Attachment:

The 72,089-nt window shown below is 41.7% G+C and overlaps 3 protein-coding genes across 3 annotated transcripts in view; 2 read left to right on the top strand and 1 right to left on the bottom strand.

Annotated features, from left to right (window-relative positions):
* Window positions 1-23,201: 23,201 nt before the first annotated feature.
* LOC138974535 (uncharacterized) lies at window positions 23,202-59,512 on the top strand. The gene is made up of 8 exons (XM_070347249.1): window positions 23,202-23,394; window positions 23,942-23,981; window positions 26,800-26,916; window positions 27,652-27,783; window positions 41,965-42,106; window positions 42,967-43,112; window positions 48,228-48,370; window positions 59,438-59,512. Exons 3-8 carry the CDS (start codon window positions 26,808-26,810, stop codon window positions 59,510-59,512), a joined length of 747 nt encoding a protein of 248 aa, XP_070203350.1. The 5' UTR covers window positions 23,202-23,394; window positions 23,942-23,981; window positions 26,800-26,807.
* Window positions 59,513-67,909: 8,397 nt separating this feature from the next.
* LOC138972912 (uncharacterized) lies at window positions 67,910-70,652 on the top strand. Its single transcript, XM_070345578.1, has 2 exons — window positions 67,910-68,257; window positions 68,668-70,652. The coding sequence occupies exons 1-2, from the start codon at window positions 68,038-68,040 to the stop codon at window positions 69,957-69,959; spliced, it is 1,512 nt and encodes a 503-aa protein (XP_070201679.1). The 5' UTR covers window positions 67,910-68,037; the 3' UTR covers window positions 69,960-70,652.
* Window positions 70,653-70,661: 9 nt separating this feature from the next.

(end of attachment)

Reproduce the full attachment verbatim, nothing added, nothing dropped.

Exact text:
The 72,089-nt window shown below is 41.7% G+C and overlaps 3 protein-coding genes across 3 annotated transcripts in view; 2 read left to right on the top strand and 1 right to left on the bottom strand.

Annotated features, from left to right (window-relative positions):
* Window positions 1-23,201: 23,201 nt before the first annotated feature.
* LOC138974535 (uncharacterized) lies at window positions 23,202-59,512 on the top strand. The gene is made up of 8 exons (XM_070347249.1): window positions 23,202-23,394; window positions 23,942-23,981; window positions 26,800-26,916; window positions 27,652-27,783; window positions 41,965-42,106; window positions 42,967-43,112; window positions 48,228-48,370; window positions 59,438-59,512. Exons 3-8 carry the CDS (start codon window positions 26,808-26,810, stop codon window positions 59,510-59,512), a joined length of 747 nt encoding a protein of 248 aa, XP_070203350.1. The 5' UTR covers window positions 23,202-23,394; window positions 23,942-23,981; window positions 26,800-26,807.
* Window positions 59,513-67,909: 8,397 nt separating this feature from the next.
* LOC138972912 (uncharacterized) lies at window positions 67,910-70,652 on the top strand. Its single transcript, XM_070345578.1, has 2 exons — window positions 67,910-68,257; window positions 68,668-70,652. The coding sequence occupies exons 1-2, from the start codon at window positions 68,038-68,040 to the stop codon at window positions 69,957-69,959; spliced, it is 1,512 nt and encodes a 503-aa protein (XP_070201679.1). The 5' UTR covers window positions 67,910-68,037; the 3' UTR covers window positions 69,960-70,652.
* Window positions 70,653-70,661: 9 nt separating this feature from the next.